Wednesday, 22 April 2015

1886-06-23 Rain Out Basball Tactics

“There was more fun at Dundurn park yesterday than at any previous game of ball played on the same grounds ever afforded.”

Hamilton Spectator.   June 22, 1886

 It was a regular season baseball game that began under threatening skies. The game involved two International League professional teams, the visiting Binghamtons versus the home team, the Hamiltons.

The Spectator afforded a great deal of space for its reporter to recount in some amusing detail what happened at the game:

“The game opened in the usual style. The Hamiltons made three in the first inning, and three in the second, and it looked much as if they could have gone on producing triplets to the end.

“Binghamton knocked out a couple of singles, and at the close of the first half of the fifth inning the score stood 6 to 2.

“Then came the fun. A gentle drizzling rain began to fall, and it looked as if it would presently develop into a deluge.

“For the information of people who do not live in Hamilton, the information is here interjected that it requires five complete innings to make a legal game.

“Of course, the Bings wanted to prolong the inning until the rain fell big enough to induce the umpire to declare the game off.

“Of course, the Hamiltons wanted to rush things, complete the inning, and count a won game.

“The Bings were very slow in their movements in taking the field. Little umpire Hoover endeavored to accelerate their motions; but the Bings had suddenly become weary. Then they began to throw the ball away out into the field and to walk slowly after it.

“Some sharp talk from Hoover got the inning started. Collins was at bat. Pitcher Becannon tossed him an easy one, and Collins moved his bat across the plate, carefully avoiding the ball. One strike, said Hoover.

“In the course of time, the ball was returned to the pitcher, and after he had monkeyed away all the time he possibly could, he tossed another easy one. Collins again avoided it, and Hoover remarked two strikes.

“By this time, the audience was convulsed with laughter, and the Bings were getting wild, and were hoping for a regular Noah’s ark deluge.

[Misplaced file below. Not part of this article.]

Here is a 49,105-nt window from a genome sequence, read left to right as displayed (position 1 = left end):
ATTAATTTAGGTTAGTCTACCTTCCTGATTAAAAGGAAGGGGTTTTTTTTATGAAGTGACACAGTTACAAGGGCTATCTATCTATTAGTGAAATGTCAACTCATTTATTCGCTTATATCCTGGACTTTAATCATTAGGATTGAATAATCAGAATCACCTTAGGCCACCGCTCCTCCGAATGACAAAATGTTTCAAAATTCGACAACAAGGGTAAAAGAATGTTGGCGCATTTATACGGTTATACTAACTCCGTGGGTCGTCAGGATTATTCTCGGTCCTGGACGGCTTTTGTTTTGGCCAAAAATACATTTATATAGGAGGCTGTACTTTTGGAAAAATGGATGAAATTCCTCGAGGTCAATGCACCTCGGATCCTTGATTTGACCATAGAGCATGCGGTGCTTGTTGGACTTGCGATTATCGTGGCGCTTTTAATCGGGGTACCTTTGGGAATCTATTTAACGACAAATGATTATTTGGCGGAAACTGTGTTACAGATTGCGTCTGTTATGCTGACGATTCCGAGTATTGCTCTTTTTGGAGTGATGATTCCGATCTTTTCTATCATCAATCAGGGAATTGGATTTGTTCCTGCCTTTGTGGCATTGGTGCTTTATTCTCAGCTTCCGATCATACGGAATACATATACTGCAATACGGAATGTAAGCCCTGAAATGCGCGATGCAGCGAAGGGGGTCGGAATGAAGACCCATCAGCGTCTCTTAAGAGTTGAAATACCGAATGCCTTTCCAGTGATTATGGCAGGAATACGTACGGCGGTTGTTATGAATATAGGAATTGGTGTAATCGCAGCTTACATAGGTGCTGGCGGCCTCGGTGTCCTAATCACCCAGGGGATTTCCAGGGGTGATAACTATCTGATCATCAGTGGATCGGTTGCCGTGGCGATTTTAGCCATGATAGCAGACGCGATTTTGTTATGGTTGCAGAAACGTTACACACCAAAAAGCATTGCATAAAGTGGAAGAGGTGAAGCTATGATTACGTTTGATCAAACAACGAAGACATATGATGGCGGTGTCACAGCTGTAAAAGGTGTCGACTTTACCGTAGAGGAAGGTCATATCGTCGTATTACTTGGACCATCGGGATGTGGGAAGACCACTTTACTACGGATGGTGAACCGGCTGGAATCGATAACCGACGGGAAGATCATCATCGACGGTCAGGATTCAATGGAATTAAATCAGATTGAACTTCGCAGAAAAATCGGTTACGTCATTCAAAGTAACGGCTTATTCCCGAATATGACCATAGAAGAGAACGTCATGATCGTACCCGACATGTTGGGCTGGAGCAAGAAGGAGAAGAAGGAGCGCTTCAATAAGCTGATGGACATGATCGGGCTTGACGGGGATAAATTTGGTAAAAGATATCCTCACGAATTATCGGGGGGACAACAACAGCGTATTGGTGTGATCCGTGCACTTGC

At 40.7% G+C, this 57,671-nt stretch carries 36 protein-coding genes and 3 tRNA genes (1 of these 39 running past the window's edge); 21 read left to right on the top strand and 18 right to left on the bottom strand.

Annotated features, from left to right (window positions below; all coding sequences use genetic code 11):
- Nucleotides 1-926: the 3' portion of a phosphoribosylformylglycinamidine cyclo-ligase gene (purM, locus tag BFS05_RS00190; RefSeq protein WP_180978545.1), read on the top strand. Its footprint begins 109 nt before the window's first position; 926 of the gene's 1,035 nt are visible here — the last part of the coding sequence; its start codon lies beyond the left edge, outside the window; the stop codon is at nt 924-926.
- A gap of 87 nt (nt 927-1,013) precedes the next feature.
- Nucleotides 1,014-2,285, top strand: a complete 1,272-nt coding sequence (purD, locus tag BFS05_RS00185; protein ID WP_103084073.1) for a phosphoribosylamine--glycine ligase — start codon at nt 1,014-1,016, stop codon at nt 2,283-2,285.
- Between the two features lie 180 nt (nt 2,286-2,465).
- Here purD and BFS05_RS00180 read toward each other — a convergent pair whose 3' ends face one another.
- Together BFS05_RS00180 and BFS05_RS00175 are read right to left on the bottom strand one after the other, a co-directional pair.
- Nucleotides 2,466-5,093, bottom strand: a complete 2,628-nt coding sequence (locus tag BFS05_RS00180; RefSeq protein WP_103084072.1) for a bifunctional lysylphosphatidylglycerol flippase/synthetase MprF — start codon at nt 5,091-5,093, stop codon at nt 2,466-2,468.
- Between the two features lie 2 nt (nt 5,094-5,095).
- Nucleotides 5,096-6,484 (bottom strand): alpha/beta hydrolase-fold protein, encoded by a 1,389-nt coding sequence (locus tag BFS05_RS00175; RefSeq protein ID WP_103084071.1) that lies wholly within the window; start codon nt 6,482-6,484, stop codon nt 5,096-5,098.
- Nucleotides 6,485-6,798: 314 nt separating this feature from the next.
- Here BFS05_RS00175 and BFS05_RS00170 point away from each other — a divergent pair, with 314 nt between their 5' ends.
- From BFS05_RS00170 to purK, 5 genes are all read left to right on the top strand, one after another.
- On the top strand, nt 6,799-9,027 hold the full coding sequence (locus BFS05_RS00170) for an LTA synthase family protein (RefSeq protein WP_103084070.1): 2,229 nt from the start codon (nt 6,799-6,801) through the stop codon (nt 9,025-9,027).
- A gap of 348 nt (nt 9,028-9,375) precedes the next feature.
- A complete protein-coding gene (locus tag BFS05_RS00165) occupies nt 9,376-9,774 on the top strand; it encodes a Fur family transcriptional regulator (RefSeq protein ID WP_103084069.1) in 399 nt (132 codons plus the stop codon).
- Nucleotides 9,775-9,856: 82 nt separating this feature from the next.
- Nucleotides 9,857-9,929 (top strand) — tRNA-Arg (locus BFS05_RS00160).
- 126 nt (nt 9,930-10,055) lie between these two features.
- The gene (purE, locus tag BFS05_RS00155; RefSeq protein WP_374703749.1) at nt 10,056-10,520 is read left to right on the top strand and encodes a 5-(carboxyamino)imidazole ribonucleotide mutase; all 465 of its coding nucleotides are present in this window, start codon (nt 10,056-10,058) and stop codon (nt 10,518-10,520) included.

“Pitched Becannon thought it a good scheme to throw in a wild one, which Collins didn’t strike it knowing the catcher couldn’t get it. The fourth ball resulted in another strike; but the catcher moved out of the way, and let it go by.

“Collins wandered slowly off the line, and the umpire mentioned that he was out for so doing.

“Terrific laughter among the audience, and much hatching of schemes among the Bings.

“McGucken to bat. The first ball was about two feet over his head, but he struck viciously across the plate about six inches from the ground. One strike, remarked the umpire.

“It is doubtful if the Bing pitcher ever made so many consecutive strikes before. The next ball came, and McGucken changed his tactics. He hit the ball feebly out to short, who agilely got out of its way, and let it go by.

“But the batter didn’t budge and was put out for not running.

“Then came Mickey Jones to bat. Manager Sullivan sat on a bench. He whistled to his men and made signs. Presently, they tumbled

“Lo!  An inspiration! They would change pitchers. The captain looked around to see which fielder was farthest from the box, and called in the man from the right garden.

“The man from right came in very slowly. Umpire Hoover remarked that there was no use in that sort of monkeying; that they’d have to play ball if it rained buckets.

“Another inspiration seized the Bing captain. The pitcher couldn’t pitch without that ornamental skin thing that some pitchers use to make people think their arms are sore. It took a good deal of hauling and grunting to get it on the new pitcher’s arm. The fact that it was put on the wrong arm don’t count.

“It is marvelous that the new pitcher hadn’t head enough to insist on a few trial balls. He finally got into the boz, picked up the ball, fondled it softly, wiped one hand on his bifurcated garment, looked around to see that the field was all ready, studied the ball awhile, wiped the other hand, looked at first base to see if the baserunner who wasn’t there could be thrown out, looked around the horizon, fondled the ball a little more, repeated all these preliminaries and added some more, and then let her go.